I met my new friend Jeff Reed through a LinkedIn group. Jeff works as a wealth adviser for a large national company but has been hamstrung in his attempts to use social media.

“I am forbidden to use it,” he said. “The company is trying to figure out what to do, but in the mean time I feel like the world is passing me by.”

This is not an unusual situation. Regulated industries like banks and healthcare have to pay attention to the legal ramifications of how they share information.  Still, I think they are missing a bigger opportunity by not exploring how social media can be used on a very personal and human level.

I asked Jeff: “Does your company forbid you from attending a business networking meeting?”

“No.”

“Do they keep you away from going to a chamber of commerce function?”

“No.”

“Then what’s the difference? This is just another business networking opportunity. You don’t have to sell, you don’t have to advise. You don’t even have to identify your employer. Why not just be yourself and meet cool people and learn from them. Who knows … they just might turn into clients some day.”

This got Jeff’s attention. He was interested enough to enroll in one of my college classes and from that point on he has been on fire with this stuff, exploring several strategies to connect with people in meaningful new ways. And it’s working!

This is what most businesses — even regulated ones — miss. Social networking is not about B2B or B2C marketing.  It’s P2P — person to person. And isn’t that what personal services is all about?

If you are expected to grow your business through time-consuming live networking meetings or expensive advertising programs, doesn’t it make sense to unleash the powerful, cost-effective potential of the social web … before your competitors do?

In addition to the networking opportunities, there are several ways businesses like financial services and healthcare can employ social media within their industry regulations:

Social as a PR initiative. There are many ways to use social that avoids privacy issues. Why not apply social to your PR efforts? JPMorganChase has been able to help over two million Facebook fans focus on the good the organization is doing by engaging users its Chase Community Giving page. A Knoxville medical practice effectively used an eBook and video contests to build awareness for their services … and eventually get clients in the door.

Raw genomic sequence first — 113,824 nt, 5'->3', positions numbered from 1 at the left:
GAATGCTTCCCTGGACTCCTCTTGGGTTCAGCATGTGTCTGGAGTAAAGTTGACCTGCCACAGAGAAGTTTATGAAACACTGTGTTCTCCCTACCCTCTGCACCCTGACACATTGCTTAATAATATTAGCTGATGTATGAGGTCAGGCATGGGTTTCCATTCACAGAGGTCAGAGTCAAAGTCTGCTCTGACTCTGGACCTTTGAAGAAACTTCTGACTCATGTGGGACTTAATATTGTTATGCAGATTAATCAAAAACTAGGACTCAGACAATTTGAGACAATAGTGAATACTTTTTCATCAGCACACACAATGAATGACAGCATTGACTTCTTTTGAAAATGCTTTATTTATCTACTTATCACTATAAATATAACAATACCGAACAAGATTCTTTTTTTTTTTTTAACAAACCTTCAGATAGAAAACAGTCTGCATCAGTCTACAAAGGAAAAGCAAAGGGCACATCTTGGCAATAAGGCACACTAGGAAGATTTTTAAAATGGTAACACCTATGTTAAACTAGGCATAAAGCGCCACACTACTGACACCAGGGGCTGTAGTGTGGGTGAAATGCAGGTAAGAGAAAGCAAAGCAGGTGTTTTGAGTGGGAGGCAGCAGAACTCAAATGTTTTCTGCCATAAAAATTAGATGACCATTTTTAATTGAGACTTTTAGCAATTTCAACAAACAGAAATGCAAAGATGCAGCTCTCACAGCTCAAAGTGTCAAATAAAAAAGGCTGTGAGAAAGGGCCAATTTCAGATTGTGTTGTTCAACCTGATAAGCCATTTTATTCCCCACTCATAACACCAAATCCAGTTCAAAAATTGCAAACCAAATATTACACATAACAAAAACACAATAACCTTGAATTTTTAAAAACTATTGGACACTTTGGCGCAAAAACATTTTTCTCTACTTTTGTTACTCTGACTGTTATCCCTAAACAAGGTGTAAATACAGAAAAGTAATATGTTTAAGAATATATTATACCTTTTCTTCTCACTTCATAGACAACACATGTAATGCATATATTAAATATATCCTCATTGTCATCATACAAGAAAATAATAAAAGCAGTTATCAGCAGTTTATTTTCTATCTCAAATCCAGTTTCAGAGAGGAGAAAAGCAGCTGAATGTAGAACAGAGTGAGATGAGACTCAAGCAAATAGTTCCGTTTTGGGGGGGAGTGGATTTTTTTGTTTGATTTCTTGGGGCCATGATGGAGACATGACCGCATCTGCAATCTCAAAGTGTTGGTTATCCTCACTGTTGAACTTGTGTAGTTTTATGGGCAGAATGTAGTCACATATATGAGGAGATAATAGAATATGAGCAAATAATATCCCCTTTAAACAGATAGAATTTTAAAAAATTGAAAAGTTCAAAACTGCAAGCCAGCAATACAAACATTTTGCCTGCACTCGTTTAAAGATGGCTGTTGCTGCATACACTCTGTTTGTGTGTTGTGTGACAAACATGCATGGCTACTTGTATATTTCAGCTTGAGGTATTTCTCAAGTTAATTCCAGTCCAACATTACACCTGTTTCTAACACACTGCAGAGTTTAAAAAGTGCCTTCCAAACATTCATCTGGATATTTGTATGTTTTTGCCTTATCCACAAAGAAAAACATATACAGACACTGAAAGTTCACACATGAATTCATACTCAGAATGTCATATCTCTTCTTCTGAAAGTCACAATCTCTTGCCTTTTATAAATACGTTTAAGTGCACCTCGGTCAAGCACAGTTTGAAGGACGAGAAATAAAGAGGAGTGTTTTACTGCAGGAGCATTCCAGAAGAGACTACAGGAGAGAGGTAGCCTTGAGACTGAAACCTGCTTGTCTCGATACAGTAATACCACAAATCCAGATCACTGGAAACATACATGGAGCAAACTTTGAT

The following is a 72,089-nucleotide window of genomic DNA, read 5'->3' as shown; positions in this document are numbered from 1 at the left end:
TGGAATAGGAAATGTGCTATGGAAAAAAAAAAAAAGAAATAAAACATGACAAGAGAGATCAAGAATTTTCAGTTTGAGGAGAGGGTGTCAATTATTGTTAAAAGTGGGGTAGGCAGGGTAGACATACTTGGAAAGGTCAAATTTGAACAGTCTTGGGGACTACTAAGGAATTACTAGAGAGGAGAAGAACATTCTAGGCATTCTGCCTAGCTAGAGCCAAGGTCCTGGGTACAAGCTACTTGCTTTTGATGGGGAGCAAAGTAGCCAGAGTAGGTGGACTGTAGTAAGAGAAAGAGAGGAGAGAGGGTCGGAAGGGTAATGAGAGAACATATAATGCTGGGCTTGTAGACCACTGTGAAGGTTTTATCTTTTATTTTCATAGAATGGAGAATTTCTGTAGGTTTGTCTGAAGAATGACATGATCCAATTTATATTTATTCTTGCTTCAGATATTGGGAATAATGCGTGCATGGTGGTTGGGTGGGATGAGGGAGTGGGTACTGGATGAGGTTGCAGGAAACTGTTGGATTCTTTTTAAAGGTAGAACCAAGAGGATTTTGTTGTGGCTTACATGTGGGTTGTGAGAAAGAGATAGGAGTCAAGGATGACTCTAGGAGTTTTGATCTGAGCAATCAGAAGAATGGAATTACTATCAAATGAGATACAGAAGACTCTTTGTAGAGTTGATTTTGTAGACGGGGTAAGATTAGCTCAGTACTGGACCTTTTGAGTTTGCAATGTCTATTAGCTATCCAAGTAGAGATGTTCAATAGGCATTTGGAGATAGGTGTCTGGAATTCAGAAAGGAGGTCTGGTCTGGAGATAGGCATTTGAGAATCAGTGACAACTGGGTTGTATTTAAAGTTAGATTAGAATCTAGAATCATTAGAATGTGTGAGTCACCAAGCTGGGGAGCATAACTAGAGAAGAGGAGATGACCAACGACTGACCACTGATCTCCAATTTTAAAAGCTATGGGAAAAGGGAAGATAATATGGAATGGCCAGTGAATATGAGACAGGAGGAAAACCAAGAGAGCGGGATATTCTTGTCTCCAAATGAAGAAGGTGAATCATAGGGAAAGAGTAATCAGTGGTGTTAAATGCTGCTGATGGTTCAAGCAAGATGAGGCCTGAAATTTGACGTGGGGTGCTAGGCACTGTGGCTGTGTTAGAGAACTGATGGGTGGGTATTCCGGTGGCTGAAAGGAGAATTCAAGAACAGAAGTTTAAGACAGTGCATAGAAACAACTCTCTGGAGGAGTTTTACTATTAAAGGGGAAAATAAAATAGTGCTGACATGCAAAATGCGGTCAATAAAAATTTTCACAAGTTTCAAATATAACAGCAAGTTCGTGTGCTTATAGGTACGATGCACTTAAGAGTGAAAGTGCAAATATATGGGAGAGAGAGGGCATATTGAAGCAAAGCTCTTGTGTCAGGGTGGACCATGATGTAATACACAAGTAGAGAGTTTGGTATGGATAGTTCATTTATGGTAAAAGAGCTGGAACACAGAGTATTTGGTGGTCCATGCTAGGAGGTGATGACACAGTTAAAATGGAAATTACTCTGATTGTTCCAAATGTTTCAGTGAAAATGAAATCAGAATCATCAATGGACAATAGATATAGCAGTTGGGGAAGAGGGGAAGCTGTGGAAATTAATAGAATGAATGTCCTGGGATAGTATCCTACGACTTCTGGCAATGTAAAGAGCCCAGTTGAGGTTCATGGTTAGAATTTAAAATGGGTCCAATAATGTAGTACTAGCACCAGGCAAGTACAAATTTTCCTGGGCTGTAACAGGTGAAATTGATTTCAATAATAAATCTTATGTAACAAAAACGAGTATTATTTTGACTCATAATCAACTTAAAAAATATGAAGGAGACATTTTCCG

Connection through education. A big part of marketing for financial and medical practices is education. Why not use social as an extensions of current efforts?  Vanguard took a leap this year by launching a Twitter handle and a Facebook program that embraces engagement within regulatory limits.  Morningstar is appealing to investors by providing a series of blogs (“Real Life Finance”) and forums where investors can learn and compare their portfolios right on the Morningstar website.

Mobile on the rise — Forget about social. What about the next wave — mobile?  Mobile is going to have a huge impact on banking, and it’s almost impossible to watch TV or Hulu without seeing a commercial for the latest mobile banking offering.  In a recent survey financial services is dominating other industries in term of iPad use (36.8%). While some financial services professionals take tablets into the field as a sales tool, Google and Bloomberg have developed apps for professional or individual investors to keep track of the market.

Customer service – Neither banking nor medical are known for their efficient processes or paperless service features. There must be some ways to copy what other industries are doing to use social to cut waste, reduce paperwork and streamline service. Chase Bank in New York is allowing customers to deposit checks by uploading a snapshot of the check on their cellphone.

Geo-location — I am the Foursquare “mayor” of my local bank branch. When I walk through the door, the tellers announce “Hello Mr. Mayor,” or “The Mayor is in the Building.” I must say, I enjoy walking into that bank.  As mayor I’m still waiting for my free money, but in the mean time, the bank is creating an emotional connection with me. Isn’t that remarkable?

Many customers, patients, and investors expect you to be there. Not participating sends a strong message and leaves a practice vulnerable to competitors. It’s becoming expected and preferred method of communication by many constituents.  Ignoring physician review sites such as Vitals.com, HealthGrades.com and RateMDs.com won’t make the comments go away.

Those are a few ideas but I’m sure there are many more.  How are you seeing regulated industries such as banking and healthcare use social media effectively?

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